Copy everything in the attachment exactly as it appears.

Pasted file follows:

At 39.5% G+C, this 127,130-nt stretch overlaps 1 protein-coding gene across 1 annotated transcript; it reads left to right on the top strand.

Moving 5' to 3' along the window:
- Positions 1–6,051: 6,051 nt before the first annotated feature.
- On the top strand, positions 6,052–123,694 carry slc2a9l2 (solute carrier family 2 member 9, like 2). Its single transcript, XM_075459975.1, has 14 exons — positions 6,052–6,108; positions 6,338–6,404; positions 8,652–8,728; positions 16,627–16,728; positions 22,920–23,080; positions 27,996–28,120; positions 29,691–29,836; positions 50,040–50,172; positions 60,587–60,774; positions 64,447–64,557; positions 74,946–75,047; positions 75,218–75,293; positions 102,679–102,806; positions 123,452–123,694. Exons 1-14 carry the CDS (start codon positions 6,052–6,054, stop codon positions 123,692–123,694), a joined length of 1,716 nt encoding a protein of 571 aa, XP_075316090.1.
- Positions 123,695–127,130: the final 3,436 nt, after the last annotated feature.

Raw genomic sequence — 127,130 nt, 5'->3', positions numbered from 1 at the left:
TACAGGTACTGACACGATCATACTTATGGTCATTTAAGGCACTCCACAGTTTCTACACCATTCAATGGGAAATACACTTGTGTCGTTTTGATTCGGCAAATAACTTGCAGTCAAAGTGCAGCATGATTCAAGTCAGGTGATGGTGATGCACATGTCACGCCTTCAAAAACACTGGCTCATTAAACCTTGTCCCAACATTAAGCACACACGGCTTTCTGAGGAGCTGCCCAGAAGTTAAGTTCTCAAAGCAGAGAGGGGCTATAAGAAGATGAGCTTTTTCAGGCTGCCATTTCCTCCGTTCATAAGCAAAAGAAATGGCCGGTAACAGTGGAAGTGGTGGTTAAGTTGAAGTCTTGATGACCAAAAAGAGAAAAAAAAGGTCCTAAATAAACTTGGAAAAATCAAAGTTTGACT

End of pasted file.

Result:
At 39.5% G+C, this 127,130-nt stretch overlaps 1 protein-coding gene across 1 annotated transcript; it reads left to right on the top strand.

Moving 5' to 3' along the window:
- Positions 1–6,051: 6,051 nt before the first annotated feature.
- On the top strand, positions 6,052–123,694 carry slc2a9l2 (solute carrier family 2 member 9, like 2). Its single transcript, XM_075459975.1, has 14 exons — positions 6,052–6,108; positions 6,338–6,404; positions 8,652–8,728; positions 16,627–16,728; positions 22,920–23,080; positions 27,996–28,120; positions 29,691–29,836; positions 50,040–50,172; positions 60,587–60,774; positions 64,447–64,557; positions 74,946–75,047; positions 75,218–75,293; positions 102,679–102,806; positions 123,452–123,694. Exons 1-14 carry the CDS (start codon positions 6,052–6,054, stop codon positions 123,692–123,694), a joined length of 1,716 nt encoding a protein of 571 aa, XP_075316090.1.
- Positions 123,695–127,130: the final 3,436 nt, after the last annotated feature.

Raw genomic sequence — 127,130 nt, 5'->3', positions numbered from 1 at the left:
TACAGGTACTGACACGATCATACTTATGGTCATTTAAGGCACTCCACAGTTTCTACACCATTCAATGGGAAATACACTTGTGTCGTTTTGATTCGGCAAATAACTTGCAGTCAAAGTGCAGCATGATTCAAGTCAGGTGATGGTGATGCACATGTCACGCCTTCAAAAACACTGGCTCATTAAACCTTGTCCCAACATTAAGCACACACGGCTTTCTGAGGAGCTGCCCAGAAGTTAAGTTCTCAAAGCAGAGAGGGGCTATAAGAAGATGAGCTTTTTCAGGCTGCCATTTCCTCCGTTCATAAGCAAAAGAAATGGCCGGTAACAGTGGAAGTGGTGGTTAAGTTGAAGTCTTGATGACCAAAAAGAGAAAAAAAAGGTCCTAAATAAACTTGGAAAAATCAAAGTTTGACT